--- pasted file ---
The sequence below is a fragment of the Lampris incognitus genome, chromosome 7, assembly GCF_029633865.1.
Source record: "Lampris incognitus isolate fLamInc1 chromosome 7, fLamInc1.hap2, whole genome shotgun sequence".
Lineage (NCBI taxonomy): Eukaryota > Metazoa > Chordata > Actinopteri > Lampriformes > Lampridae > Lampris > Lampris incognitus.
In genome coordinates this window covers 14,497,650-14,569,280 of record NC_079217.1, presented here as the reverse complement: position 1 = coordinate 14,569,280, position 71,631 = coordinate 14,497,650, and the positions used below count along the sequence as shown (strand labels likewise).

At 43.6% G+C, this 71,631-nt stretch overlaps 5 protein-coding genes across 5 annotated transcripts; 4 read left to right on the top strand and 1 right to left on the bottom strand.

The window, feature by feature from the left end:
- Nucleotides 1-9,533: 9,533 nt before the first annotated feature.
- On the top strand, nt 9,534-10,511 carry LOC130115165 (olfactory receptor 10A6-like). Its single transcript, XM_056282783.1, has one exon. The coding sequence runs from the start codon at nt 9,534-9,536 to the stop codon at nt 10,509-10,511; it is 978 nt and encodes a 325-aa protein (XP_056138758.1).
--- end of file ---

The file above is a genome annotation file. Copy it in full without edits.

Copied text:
The sequence below is a fragment of the Lampris incognitus genome, chromosome 7, assembly GCF_029633865.1.
Source record: "Lampris incognitus isolate fLamInc1 chromosome 7, fLamInc1.hap2, whole genome shotgun sequence".
Lineage (NCBI taxonomy): Eukaryota > Metazoa > Chordata > Actinopteri > Lampriformes > Lampridae > Lampris > Lampris incognitus.
In genome coordinates this window covers 14,497,650-14,569,280 of record NC_079217.1, presented here as the reverse complement: position 1 = coordinate 14,569,280, position 71,631 = coordinate 14,497,650, and the positions used below count along the sequence as shown (strand labels likewise).

At 43.6% G+C, this 71,631-nt stretch overlaps 5 protein-coding genes across 5 annotated transcripts; 4 read left to right on the top strand and 1 right to left on the bottom strand.

The window, feature by feature from the left end:
- Nucleotides 1-9,533: 9,533 nt before the first annotated feature.
- On the top strand, nt 9,534-10,511 carry LOC130115165 (olfactory receptor 10A6-like). Its single transcript, XM_056282783.1, has one exon. The coding sequence runs from the start codon at nt 9,534-9,536 to the stop codon at nt 10,509-10,511; it is 978 nt and encodes a 325-aa protein (XP_056138758.1).